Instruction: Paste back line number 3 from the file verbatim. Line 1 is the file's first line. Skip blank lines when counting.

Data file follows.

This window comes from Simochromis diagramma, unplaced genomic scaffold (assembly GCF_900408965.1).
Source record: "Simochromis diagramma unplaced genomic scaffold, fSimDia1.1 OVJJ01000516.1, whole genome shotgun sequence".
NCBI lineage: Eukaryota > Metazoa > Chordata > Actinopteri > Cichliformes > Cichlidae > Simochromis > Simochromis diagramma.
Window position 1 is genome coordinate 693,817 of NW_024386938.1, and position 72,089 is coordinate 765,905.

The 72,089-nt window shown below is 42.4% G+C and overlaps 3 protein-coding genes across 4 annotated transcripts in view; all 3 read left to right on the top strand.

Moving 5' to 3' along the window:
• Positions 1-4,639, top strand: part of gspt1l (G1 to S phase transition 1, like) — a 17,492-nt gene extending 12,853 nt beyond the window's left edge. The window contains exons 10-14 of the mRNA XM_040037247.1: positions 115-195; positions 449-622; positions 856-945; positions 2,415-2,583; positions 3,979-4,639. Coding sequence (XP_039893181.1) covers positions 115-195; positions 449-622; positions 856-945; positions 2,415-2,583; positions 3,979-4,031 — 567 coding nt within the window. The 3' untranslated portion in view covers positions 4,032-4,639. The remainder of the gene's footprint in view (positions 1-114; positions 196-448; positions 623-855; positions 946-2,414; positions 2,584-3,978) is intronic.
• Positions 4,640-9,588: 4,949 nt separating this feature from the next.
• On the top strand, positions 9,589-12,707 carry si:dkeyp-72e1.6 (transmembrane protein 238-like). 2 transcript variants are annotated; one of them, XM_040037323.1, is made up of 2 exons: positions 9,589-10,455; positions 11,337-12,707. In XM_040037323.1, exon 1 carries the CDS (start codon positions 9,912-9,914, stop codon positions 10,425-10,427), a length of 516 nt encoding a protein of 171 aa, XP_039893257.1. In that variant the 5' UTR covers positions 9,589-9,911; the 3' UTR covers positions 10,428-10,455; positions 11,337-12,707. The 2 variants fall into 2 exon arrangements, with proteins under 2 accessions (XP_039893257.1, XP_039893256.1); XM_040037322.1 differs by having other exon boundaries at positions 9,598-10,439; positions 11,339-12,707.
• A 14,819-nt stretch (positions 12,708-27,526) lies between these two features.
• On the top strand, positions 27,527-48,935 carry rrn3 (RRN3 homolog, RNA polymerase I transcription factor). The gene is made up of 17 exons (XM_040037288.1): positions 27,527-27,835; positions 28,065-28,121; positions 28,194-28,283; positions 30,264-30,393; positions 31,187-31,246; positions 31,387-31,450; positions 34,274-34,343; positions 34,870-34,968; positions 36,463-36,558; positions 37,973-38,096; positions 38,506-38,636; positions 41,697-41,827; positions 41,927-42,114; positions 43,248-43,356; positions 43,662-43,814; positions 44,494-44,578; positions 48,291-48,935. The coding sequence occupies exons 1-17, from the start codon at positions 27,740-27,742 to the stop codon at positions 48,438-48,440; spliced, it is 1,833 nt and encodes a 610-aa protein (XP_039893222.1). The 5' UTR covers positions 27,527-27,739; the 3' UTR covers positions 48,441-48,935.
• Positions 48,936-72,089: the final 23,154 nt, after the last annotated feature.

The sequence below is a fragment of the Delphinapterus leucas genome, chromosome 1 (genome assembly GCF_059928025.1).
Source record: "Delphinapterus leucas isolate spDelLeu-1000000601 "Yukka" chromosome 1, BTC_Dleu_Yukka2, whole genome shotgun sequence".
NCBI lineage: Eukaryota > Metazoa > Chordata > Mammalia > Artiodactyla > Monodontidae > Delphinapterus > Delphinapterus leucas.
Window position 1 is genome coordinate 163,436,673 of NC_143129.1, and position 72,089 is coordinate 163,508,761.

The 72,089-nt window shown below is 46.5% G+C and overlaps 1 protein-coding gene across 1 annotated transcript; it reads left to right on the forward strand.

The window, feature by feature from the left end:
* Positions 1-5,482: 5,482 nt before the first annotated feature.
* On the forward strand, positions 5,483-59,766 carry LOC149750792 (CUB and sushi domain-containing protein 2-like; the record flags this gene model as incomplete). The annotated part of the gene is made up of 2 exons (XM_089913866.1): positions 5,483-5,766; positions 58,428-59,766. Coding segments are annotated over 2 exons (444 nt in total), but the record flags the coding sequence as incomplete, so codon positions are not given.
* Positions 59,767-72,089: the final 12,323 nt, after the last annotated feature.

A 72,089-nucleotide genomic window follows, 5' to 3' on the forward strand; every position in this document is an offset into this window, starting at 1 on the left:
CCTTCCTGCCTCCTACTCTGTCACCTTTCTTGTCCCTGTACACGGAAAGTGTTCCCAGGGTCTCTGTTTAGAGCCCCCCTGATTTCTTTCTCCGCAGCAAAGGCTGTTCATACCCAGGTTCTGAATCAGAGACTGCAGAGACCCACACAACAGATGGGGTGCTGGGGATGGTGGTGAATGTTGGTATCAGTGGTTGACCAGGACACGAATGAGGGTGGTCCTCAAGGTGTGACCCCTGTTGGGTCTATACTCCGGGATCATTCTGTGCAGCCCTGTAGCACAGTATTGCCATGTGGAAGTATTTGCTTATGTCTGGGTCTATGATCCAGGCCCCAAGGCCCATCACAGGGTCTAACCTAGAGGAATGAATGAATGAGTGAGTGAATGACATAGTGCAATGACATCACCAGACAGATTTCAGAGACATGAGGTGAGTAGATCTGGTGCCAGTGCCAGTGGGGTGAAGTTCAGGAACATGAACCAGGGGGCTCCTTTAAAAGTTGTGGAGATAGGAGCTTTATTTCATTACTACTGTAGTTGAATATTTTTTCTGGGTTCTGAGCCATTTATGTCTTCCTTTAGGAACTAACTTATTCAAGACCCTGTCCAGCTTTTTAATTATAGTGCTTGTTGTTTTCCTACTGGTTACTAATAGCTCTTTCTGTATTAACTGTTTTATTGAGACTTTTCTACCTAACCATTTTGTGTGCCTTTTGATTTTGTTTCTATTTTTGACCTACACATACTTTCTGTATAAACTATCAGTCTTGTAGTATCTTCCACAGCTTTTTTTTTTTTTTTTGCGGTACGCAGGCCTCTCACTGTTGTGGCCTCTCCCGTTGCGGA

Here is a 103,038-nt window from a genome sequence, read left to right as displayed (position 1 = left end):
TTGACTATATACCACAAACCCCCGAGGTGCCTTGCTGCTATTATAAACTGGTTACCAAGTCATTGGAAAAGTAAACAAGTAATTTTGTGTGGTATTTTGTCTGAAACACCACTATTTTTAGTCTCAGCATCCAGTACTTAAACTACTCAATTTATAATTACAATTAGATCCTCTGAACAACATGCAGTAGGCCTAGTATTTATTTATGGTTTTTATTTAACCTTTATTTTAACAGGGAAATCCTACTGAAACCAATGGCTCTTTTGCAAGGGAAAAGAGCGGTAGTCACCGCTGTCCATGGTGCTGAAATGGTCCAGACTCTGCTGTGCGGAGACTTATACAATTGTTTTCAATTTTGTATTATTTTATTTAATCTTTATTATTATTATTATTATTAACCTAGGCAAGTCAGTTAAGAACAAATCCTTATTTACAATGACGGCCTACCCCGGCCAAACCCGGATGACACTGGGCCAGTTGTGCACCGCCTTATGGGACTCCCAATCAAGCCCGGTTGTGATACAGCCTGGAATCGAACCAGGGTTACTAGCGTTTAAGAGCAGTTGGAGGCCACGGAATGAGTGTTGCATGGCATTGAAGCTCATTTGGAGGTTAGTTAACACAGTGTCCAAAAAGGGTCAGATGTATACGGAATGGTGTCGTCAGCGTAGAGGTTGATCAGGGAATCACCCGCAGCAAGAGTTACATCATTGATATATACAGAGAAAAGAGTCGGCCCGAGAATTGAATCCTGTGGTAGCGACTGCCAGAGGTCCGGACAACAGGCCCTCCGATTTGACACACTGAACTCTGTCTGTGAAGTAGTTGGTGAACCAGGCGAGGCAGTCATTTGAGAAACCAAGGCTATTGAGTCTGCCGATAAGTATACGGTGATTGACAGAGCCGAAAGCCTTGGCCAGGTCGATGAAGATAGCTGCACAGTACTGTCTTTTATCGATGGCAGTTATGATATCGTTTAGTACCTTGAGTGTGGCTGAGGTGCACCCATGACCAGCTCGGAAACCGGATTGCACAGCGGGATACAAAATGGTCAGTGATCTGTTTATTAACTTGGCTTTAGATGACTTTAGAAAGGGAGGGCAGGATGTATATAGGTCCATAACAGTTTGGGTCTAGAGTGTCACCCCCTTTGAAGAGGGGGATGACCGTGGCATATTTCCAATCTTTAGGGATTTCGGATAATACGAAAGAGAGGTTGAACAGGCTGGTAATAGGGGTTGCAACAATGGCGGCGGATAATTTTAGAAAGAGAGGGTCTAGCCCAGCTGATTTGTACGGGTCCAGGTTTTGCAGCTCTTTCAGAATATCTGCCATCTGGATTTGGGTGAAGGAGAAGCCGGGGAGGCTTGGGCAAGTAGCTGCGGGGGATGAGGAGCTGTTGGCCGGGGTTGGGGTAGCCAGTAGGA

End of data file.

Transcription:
NCBI lineage: Eukaryota > Metazoa > Chordata > Actinopteri > Cichliformes > Cichlidae > Simochromis > Simochromis diagramma.